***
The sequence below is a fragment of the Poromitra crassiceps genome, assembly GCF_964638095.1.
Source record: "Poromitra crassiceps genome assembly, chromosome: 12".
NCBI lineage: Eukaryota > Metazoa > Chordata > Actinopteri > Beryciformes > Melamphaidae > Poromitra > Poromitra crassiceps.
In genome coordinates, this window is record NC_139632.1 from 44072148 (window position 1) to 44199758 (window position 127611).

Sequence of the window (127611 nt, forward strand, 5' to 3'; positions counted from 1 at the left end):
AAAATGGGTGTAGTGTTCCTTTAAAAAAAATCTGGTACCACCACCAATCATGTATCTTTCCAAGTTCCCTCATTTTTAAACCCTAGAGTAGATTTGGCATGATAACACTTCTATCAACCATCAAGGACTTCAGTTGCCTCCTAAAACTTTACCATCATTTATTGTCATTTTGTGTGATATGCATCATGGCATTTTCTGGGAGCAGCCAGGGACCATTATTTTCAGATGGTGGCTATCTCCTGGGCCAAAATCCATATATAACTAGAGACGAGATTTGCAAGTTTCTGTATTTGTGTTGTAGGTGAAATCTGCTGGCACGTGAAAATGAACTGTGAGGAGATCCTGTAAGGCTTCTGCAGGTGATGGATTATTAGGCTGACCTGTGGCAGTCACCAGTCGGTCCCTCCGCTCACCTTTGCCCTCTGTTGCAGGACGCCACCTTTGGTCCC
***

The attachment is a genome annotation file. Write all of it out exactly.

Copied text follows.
The sequence below is a fragment of the Poromitra crassiceps genome, assembly GCF_964638095.1.
Source record: "Poromitra crassiceps genome assembly, chromosome: 12".
NCBI lineage: Eukaryota > Metazoa > Chordata > Actinopteri > Beryciformes > Melamphaidae > Poromitra > Poromitra crassiceps.
In genome coordinates, this window is record NC_139632.1 from 44072148 (window position 1) to 44199758 (window position 127611).

Sequence of the window (127611 nt, forward strand, 5' to 3'; positions counted from 1 at the left end):
AAAATGGGTGTAGTGTTCCTTTAAAAAAAATCTGGTACCACCACCAATCATGTATCTTTCCAAGTTCCCTCATTTTTAAACCCTAGAGTAGATTTGGCATGATAACACTTCTATCAACCATCAAGGACTTCAGTTGCCTCCTAAAACTTTACCATCATTTATTGTCATTTTGTGTGATATGCATCATGGCATTTTCTGGGAGCAGCCAGGGACCATTATTTTCAGATGGTGGCTATCTCCTGGGCCAAAATCCATATATAACTAGAGACGAGATTTGCAAGTTTCTGTATTTGTGTTGTAGGTGAAATCTGCTGGCACGTGAAAATGAACTGTGAGGAGATCCTGTAAGGCTTCTGCAGGTGATGGATTATTAGGCTGACCTGTGGCAGTCACCAGTCGGTCCCTCCGCTCACCTTTGCCCTCTGTTGCAGGACGCCACCTTTGGTCCC